In The Biblical Counseling Guide for Women, John and Janie Street’s years of wisdom from counseling and discipling others is evident. The book walks through seventeen fictitious case studies of counselees facing issues common among women. The topics include expected ones such as anger, anxiety, and grief, as well as ones that people might think are not addressed by Scripture. However, the Streets show that the Bible can clarify and expose the roots of even tough topics like borderline personality disorder, obsessive compulsive disorder, panic attacks, schizophrenia, and transgenderism. As these things are brought into the light of Scripture, there is hope and help beyond a secular label and psychology’s preferred interventions.
As the Streets address these issues in narrative form, they consider what Scripture says, contrast that with answers psychology or the world might give, and model how to engage the issues with compassion and truth. They also include discussion questions at the end of each chapter. These questions help you dig further into what Scripture says about the issue and begin considering how you can apply the chapter’s information in helping your counselees.
The women used in the scenarios are varied in age, spiritual maturity, and life situation. That helps the book feel widely applicable rather than cookie cutter. It also reminds the reader that each person you counsel will have a unique story. You need to seek to understand her story and take it into account as you prayerfully determine how to best help her understand God’s truth and apply it to her life. The authors avoid wrapping up each scenario with a perfect ending, acknowledging that turning from sin does not always equal life becoming easy. Alongside that reality, they continually remind us of the hopeful truth that submission to God and obedience to His Word does change lives.
This book can be read from front to back or as needed for help with specific subjects. Having a chapter per topic and a lengthy Scripture index will make it an easy tool to reference. I especially appreciate that they addressed some issues the current culture is speaking about loudly and frequently. It is extremely valuable to have this biblical perspective to counter the torrent of man-centered philosophy coming at us on so many fronts.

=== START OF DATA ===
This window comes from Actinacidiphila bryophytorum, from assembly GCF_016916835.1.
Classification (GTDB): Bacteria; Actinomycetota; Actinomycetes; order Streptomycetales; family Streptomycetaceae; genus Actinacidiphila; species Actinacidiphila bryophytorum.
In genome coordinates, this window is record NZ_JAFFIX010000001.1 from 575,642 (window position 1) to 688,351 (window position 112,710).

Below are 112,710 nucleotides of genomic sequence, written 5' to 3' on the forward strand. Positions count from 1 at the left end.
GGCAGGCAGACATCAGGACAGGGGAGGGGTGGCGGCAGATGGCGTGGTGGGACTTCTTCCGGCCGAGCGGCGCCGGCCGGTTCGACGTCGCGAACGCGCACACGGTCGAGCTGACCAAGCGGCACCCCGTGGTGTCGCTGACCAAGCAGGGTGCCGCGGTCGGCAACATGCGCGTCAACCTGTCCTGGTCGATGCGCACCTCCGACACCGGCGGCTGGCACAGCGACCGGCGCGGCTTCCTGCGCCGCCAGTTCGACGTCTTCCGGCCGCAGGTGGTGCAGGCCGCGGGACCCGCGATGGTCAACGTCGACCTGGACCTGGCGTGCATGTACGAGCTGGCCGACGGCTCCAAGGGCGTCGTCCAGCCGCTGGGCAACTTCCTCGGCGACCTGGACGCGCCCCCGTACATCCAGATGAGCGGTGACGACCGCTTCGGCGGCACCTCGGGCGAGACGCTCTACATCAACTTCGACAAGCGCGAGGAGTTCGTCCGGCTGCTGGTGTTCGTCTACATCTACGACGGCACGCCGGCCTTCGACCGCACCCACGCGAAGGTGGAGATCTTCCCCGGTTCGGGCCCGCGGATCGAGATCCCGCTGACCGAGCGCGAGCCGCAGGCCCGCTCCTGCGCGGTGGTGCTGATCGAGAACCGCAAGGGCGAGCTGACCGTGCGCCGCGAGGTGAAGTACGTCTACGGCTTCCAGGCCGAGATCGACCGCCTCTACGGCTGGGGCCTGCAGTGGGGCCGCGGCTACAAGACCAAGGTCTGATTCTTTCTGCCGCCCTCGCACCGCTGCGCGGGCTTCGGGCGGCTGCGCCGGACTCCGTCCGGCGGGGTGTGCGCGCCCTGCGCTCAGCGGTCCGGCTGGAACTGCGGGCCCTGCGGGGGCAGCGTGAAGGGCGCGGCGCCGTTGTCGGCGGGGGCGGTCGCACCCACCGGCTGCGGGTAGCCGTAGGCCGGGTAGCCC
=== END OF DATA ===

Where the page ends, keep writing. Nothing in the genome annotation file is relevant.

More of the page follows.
- “Fear is an emotional response directly related to an immediate, usually real, perceived threat or harm. Anxiety, on the other hand, is associated with the way you anticipate an expected threat” (page 39).
- “There are two extreme dangers when it comes to the influence a person’s past can have on her. First, she can believe that it determines her life, defining who she is; it is everything!…The second extreme view is that the past is not important at all; it is nothing!” (page 90).
- “…change is often not instantaneous. As you seek the Lord and His Word through your difficulty, you will learn the sufficiency of God’s grace so that you can be freed from the illusion of your own self-sufficiency” (page 104).
- “Substance abuse is reliance upon one’s own self-judgment and self-sufficiency in determining what is best for their life, and a turning away from God’s will and purposes. Because the critical sin of the substance abuser’s heart is the worship of the experience that is provided through a chemical substance, the remedy is repentance from worshipping the wrong god” (pages 110-111).
- “As she would come to see, most of her depression was not so much something that “happened” to her; it was largely a result of wrong thinking and choices that she had made when she faced difficulties, or her hopes and dreams were dashed, or the realities of daily life had failed to meet her expectations” (pages 123-124).
- “Too often we use the term hope carelessly because it is used to express uncertainty… However, when your concept of hope is anchored in biblical promises, all ambiguity and doubt is removed. Biblical hope is backed up by the very character and faithfulness of God. Unlike ‘I hope so’ hope, it is absolute and full of confident assurance” (page 161).
- “Sinful anxiety and worry are centered on the self. They ask, ‘What can I do to bring about good and meet my expectations?’ In contrast, righteous concern focuses on seeking to benefit others while trusting in God’s work to produce what He perceives to be good (Matthew 22:37-40)” (page 236).
- “Transgenderism says, ‘My body is the wrong gender’; Christianity says, ‘My view of my gender is wrong thinking’” (page 308).
- “Self cannot be trusted. Self is not something to be loved or esteemed. In fact, Jesus taught that self must be treated like a vile criminal” (page 312).